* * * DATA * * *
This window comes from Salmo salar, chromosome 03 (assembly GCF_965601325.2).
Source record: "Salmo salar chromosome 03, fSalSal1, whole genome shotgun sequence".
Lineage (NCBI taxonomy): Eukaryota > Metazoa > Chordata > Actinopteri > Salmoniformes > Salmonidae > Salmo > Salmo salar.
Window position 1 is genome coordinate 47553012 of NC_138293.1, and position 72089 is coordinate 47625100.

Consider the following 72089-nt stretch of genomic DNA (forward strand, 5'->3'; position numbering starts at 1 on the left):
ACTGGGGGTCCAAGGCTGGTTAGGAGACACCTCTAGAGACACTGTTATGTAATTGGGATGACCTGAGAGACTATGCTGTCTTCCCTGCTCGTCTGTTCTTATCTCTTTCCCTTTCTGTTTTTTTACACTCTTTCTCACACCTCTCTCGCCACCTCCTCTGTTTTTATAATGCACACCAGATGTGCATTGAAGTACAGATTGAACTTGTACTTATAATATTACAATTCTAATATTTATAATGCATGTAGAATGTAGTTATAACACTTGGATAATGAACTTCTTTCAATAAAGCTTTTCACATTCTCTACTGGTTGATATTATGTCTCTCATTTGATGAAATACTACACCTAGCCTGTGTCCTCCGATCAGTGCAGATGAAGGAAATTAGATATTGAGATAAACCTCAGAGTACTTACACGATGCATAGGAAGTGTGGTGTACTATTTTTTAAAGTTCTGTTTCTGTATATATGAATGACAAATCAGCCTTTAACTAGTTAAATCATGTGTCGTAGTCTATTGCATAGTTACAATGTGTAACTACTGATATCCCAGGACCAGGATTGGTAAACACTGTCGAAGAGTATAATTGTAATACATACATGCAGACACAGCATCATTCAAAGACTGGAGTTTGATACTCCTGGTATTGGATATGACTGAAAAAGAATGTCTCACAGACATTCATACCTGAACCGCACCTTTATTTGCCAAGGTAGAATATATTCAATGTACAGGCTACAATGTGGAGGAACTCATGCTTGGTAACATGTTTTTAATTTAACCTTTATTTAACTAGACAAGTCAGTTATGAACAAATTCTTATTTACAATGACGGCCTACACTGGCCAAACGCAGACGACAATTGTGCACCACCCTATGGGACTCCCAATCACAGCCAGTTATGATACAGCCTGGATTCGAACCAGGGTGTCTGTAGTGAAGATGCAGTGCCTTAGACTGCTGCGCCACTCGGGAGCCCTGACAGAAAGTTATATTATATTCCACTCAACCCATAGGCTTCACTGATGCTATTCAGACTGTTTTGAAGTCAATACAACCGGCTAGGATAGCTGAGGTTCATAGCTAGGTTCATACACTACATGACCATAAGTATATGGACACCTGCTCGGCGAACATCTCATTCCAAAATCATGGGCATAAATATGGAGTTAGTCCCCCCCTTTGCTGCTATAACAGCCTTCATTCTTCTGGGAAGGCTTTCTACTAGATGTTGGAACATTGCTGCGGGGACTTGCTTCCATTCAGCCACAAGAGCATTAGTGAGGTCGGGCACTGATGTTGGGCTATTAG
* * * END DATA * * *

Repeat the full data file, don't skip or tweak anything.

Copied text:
This window comes from Salmo salar, chromosome 03 (assembly GCF_965601325.2).
Source record: "Salmo salar chromosome 03, fSalSal1, whole genome shotgun sequence".
Lineage (NCBI taxonomy): Eukaryota > Metazoa > Chordata > Actinopteri > Salmoniformes > Salmonidae > Salmo > Salmo salar.
Window position 1 is genome coordinate 47553012 of NC_138293.1, and position 72089 is coordinate 47625100.

Consider the following 72089-nt stretch of genomic DNA (forward strand, 5'->3'; position numbering starts at 1 on the left):
ACTGGGGGTCCAAGGCTGGTTAGGAGACACCTCTAGAGACACTGTTATGTAATTGGGATGACCTGAGAGACTATGCTGTCTTCCCTGCTCGTCTGTTCTTATCTCTTTCCCTTTCTGTTTTTTTACACTCTTTCTCACACCTCTCTCGCCACCTCCTCTGTTTTTATAATGCACACCAGATGTGCATTGAAGTACAGATTGAACTTGTACTTATAATATTACAATTCTAATATTTATAATGCATGTAGAATGTAGTTATAACACTTGGATAATGAACTTCTTTCAATAAAGCTTTTCACATTCTCTACTGGTTGATATTATGTCTCTCATTTGATGAAATACTACACCTAGCCTGTGTCCTCCGATCAGTGCAGATGAAGGAAATTAGATATTGAGATAAACCTCAGAGTACTTACACGATGCATAGGAAGTGTGGTGTACTATTTTTTAAAGTTCTGTTTCTGTATATATGAATGACAAATCAGCCTTTAACTAGTTAAATCATGTGTCGTAGTCTATTGCATAGTTACAATGTGTAACTACTGATATCCCAGGACCAGGATTGGTAAACACTGTCGAAGAGTATAATTGTAATACATACATGCAGACACAGCATCATTCAAAGACTGGAGTTTGATACTCCTGGTATTGGATATGACTGAAAAAGAATGTCTCACAGACATTCATACCTGAACCGCACCTTTATTTGCCAAGGTAGAATATATTCAATGTACAGGCTACAATGTGGAGGAACTCATGCTTGGTAACATGTTTTTAATTTAACCTTTATTTAACTAGACAAGTCAGTTATGAACAAATTCTTATTTACAATGACGGCCTACACTGGCCAAACGCAGACGACAATTGTGCACCACCCTATGGGACTCCCAATCACAGCCAGTTATGATACAGCCTGGATTCGAACCAGGGTGTCTGTAGTGAAGATGCAGTGCCTTAGACTGCTGCGCCACTCGGGAGCCCTGACAGAAAGTTATATTATATTCCACTCAACCCATAGGCTTCACTGATGCTATTCAGACTGTTTTGAAGTCAATACAACCGGCTAGGATAGCTGAGGTTCATAGCTAGGTTCATACACTACATGACCATAAGTATATGGACACCTGCTCGGCGAACATCTCATTCCAAAATCATGGGCATAAATATGGAGTTAGTCCCCCCCTTTGCTGCTATAACAGCCTTCATTCTTCTGGGAAGGCTTTCTACTAGATGTTGGAACATTGCTGCGGGGACTTGCTTCCATTCAGCCACAAGAGCATTAGTGAGGTCGGGCACTGATGTTGGGCTATTAG